Research

Research.

Arbitration and Intellectual Property

My interest in alternative dispute resolution (ADR) and Intellectual Property (IP) dates back to 2002. I was then editing a website dedicated to domain names, including decisions resulting from the Uniform Domain Name Dispute Resolution Policy.

Subsequently, I devoted my first master’s thesis to ADR for copyright disputes (Montpellier University, 2005, supervised by prof. Michel Vivant).

I also had the opportunity to get involved in the Liv Hidravlika case, during an internship alongside Ms. Jane Willems, carried out as part of the Master “International Commercial Arbitration” (Versailles University, 2007, directed by prof. Thomas Clay, and Sandrine Clavel). The Liv Hidravlika case concerned the violation of a patent license agreement (subject to French law), which contained an arbitration agreement (subject to French law and designating the rules of arbitration of the International Chamber of Commerce). During the arbitration proceedings, the defendant had declared that the patent was not valid. Consequently, the arbitral tribunal had to rule on the arbitrability of the question related to the validity of a patent. The arbitral tribunal had ruled that this question was arbitrable, the award having effect only between the parties (inter partes). The defendant brought an action for the annulment of the arbitration award before the Paris Court of Appeal. By a decision of January 28, 2008, the Paris Court of Appeal considered that the arbitral tribunal could rule on the validity or invalidity of a patent, with inter partes effects.

Having made robust affinities with ADR applied to IP, I devoted my Ph.D. thesis to the development of the concept of alternativeness through the lens of IP disputes. My thesis includes a historical analysis which reveals that since the recognition of IP rights at the time of the French Revolution, the parties have frequently used ADR to settle their IP disputes. I defend the idea that the regime of patent arbitrability must not be different from that of trademark or copyright law. Harmonization of laws relating to arbitrability is necessary. In the context of litigation relating to a license contract, it is not conceivable that the questions relating to trademarks are arbitrable and that the questions relating to patents are not. This would adversely affect the effectiveness of arbitration and, therefore, international trade. Also, all the questions likely to be raised within the framework of an arbitration procedure should be arbitrable, including existence, validity, ownership, and unauthorized use (infringement/counterfeiting). The real issue is not whether to give the arbitrator the power to rule on these contentious points. Arbitrators are no less competent than state judges. They should, therefore, be given the powers necessary for the performance of their duty: to settle the dispute.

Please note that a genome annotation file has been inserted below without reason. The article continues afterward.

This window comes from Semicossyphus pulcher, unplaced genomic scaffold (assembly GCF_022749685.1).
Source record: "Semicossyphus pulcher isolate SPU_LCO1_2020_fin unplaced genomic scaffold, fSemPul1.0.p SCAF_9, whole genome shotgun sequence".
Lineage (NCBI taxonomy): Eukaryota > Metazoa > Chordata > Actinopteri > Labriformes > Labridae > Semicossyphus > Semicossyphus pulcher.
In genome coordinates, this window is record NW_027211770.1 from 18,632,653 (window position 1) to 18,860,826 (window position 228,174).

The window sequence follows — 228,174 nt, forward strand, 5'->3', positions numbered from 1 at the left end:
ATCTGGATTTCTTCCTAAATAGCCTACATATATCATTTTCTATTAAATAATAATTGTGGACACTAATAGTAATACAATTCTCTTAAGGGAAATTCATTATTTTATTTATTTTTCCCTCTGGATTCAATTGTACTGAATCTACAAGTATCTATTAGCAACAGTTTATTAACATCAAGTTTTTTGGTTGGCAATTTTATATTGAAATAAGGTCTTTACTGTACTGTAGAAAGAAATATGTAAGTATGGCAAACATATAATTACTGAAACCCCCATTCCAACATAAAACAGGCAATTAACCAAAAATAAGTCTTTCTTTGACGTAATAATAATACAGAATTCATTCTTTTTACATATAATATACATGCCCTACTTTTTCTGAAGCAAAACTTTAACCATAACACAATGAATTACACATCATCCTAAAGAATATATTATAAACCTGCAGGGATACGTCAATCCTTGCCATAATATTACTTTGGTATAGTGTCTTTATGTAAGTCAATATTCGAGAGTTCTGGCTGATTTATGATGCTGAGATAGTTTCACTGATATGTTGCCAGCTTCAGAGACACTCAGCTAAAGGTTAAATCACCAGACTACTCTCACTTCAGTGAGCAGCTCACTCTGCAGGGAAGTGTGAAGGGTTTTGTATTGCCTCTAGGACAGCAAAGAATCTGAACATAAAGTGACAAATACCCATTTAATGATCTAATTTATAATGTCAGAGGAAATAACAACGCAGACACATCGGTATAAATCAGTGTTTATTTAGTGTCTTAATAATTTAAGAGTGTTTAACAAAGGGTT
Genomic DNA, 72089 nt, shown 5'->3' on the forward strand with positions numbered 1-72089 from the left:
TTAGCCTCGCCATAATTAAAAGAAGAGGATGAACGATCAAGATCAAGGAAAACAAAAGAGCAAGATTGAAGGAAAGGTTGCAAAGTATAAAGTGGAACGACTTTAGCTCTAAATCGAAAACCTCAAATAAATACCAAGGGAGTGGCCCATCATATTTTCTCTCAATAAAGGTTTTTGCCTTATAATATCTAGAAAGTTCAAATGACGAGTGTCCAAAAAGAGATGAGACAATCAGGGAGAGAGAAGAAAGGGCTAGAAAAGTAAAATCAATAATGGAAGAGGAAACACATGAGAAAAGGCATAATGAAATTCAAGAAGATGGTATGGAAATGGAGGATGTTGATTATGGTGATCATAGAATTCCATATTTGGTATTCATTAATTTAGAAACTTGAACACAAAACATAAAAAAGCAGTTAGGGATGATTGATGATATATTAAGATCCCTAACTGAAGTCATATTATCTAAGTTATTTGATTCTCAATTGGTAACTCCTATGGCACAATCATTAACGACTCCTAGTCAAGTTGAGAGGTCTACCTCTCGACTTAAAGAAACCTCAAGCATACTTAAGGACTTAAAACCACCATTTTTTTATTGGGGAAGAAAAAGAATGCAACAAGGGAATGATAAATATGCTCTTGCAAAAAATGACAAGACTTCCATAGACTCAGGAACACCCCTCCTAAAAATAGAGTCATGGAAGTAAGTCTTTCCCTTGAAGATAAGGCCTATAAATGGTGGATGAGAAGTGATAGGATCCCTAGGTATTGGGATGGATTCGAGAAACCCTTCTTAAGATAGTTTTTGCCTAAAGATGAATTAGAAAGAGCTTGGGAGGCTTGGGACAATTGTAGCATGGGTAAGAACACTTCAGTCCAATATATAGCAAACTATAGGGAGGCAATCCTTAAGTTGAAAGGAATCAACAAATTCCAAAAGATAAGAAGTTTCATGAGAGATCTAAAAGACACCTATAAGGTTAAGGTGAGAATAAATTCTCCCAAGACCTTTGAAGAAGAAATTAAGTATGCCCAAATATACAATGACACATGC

The real challenges concern:

  • the scope of the review of the arbitral award in the presence of a request to set aside the arbitral award or in the presence of a recognition/enforcement procedure;
  • the confidentiality or transparency of the arbitral award, in particular, if the arbitral tribunal considered that the intellectual property right in question was not valid, for one reason or another. In such a case, should the award have an inter partes or erga omnes effect? Should the arbitration award be published? Should it be transmitted to the competent IP office?

Arbitration to Settle Disputes Relating to Domain Names

∆The initial purpose of the UDRP and similar procedures was to reduce cybersquatting. However, the statistics invite, on the contrary, to question their effectiveness. 

Driven by the needs of a growing connected population, the evolution of the Internet in general, and the orientation of the domain name system, in particular, create an eminently conducive environment for the propagation of cybersquatting. The legal mechanism that forms the basis of these procedures is remarkably bright. Nevertheless, it has a significant flaw in that it does not wave any form of deterrence capable of halting the progress of cybersquatting and only offers considerably limited powers to third party decision-makers.